September 25, 2012 1 Comment
In the year 2072, time-travel is being used by a criminal organization spearheaded by The Rainmaker to send targets 30 years into the past so that they can be disposed of by specially trained ‘loopers’. Noting an increase in the number of ex-loopers being sent back to be killed by their younger selves — their loops closed, Joseph “Joe” Simmons (Joseph Gordon-Levitt) soon finds himself pointing a blunderbus at his 55-year-old self (Bruce Willis). Knocked unconscious during a moment’s hesitation, Joe is forced to flee from his employers while he attempts to finish the job. Discerning the older Joe’s intent, he travels to an old farm house owned by Sara (Emily Blunt) and her son Cid (Pierce Gagnon) in an attempt to intercept his escaped prey.
While certainly complex, the plot is deceptively complicated. With a quick narration and a few visual demonstrations, writer-director Rian Johnson deftly lays out his premise in a manner that invites but does not necessitate repeated viewings, building a world that transverses both time and space. A future dystopia run through with novel narcotics, hoverbikes and underground organisations (run in the present by a bearded Jeff Daniels), the streets are not without familiar tropes, but each is refitted to serve the setting without ever drawing attention away from the film’s trump card: it’s lead character.
Joseph Gordon-Levitt excels as Joe, a contract killer who is attempting to teach himself French between jobs, delivering what might just be the performance of his career — no small praise considering the strength of his turns in the likes of 50/50 and Mysterious Skin. Armed with a few prosthetic enhancements and an astonishing eye for detail, the actor treads a fine line between imitation and interpretation as what is essentially a young Bruce Willis. As the thirty years separating young Joe from old play out, envisioned as a montage of the places the character will travel before his loop is closed, the similarities are made all the more uncanny.
If anything, however, it is the differences that are of most interest. At its heart, Looper is a “what if…” scenario that posits a meeting between two versions of the same person: what if you had a chance to communicate with your younger self? The conflict between perceptions, priorities and personalities is what could have given Looper its edge over other sci-fi movies that get so caught up in special effects and fanciful futures that they forget to ask any questions at all. While a diner-set confrontation touches on the topic, however, resulting in perhaps the film’s best scene, the characters get too few opportunities to explore the situation to any satisfying degree. In fact, Willis is slightly short-changed as the older Joe, reduced as he is to something of an unstoppable killing machine.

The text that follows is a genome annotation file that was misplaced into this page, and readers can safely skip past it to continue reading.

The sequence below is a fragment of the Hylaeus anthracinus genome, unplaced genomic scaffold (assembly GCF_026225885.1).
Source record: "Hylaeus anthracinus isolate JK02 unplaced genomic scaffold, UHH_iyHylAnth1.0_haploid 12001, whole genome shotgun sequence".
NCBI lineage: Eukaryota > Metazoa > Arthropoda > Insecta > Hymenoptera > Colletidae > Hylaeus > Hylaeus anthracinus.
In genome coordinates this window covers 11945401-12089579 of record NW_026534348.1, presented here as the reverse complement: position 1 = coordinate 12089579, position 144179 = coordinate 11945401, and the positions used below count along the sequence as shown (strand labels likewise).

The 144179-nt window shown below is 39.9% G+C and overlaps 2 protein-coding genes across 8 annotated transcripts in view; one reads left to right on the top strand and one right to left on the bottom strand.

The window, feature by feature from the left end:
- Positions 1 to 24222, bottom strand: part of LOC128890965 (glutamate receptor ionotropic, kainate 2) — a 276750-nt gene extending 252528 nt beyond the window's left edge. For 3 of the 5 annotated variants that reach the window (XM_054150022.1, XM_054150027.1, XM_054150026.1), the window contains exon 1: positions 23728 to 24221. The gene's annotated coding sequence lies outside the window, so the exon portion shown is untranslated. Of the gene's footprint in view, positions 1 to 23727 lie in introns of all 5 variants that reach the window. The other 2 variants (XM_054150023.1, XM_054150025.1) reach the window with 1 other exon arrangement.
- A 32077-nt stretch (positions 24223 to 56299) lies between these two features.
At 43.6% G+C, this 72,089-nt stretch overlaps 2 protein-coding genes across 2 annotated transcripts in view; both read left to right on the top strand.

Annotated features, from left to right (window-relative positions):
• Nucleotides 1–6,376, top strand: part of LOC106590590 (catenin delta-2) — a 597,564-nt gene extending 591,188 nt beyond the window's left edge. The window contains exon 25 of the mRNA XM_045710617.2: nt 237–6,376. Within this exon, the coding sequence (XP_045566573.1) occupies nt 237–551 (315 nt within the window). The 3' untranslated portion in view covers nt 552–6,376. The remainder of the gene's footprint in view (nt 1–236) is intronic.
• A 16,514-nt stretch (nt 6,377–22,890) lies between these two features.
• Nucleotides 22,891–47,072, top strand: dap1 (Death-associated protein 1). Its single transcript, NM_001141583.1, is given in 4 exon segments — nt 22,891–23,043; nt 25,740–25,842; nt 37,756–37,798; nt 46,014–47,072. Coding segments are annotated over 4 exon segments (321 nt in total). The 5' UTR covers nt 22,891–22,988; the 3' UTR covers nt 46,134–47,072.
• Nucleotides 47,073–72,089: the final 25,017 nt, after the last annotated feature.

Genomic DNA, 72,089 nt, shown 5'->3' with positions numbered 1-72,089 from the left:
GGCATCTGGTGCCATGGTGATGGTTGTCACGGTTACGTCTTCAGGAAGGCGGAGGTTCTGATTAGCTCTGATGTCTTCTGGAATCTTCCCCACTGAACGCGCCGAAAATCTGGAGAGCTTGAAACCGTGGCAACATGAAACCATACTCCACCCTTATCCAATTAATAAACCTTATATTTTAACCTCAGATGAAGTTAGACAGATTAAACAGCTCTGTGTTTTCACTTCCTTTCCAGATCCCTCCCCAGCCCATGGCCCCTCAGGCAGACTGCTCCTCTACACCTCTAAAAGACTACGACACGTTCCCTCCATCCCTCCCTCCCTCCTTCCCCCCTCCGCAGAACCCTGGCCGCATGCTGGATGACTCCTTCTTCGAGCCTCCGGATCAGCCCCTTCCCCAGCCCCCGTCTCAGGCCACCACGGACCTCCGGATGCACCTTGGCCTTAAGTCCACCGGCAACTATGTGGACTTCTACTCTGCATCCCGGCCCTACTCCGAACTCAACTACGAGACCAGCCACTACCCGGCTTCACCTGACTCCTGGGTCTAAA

Johnson has nevertheless put together an engaging thriller, and one that blasts along at a truly impressive pace. Unconcerned with kick-starting a franchise or marketing merchandise, Looper never pauses to indulge some stylistic whim or need for comic relief. The film’s stakes are expertly established through an early subplot which sees a similar situation befall another looper, played by Ruby Sparks‘ Paul Dano. As his future self attempts to escape the city, present-day Seth is captured by Noah Segan’s eager-to-please henchman and tortured, each new mutilation soon manifesting on his fleeing target. When the film does eventually slow down, it is instead to focus on character, as older Joe is faced with some dark choices and younger Joe is forced into a friendship with Blunt’s protective mother.
Although on paper Looper‘s premise might throw up the occasional paradox, it is so well executed that you never once stop to question the integrity of the film’s fictional physics. Admirably eschewing the usual bombast for a slightly darker, more mature take on time-travel, Johnson’s film is certainly an intelligent, intricately designed and intimately characterised science fiction movie. I just wish it hadn’t been such a closed loop, and had taken the odd detour to further explore its more interesting implications.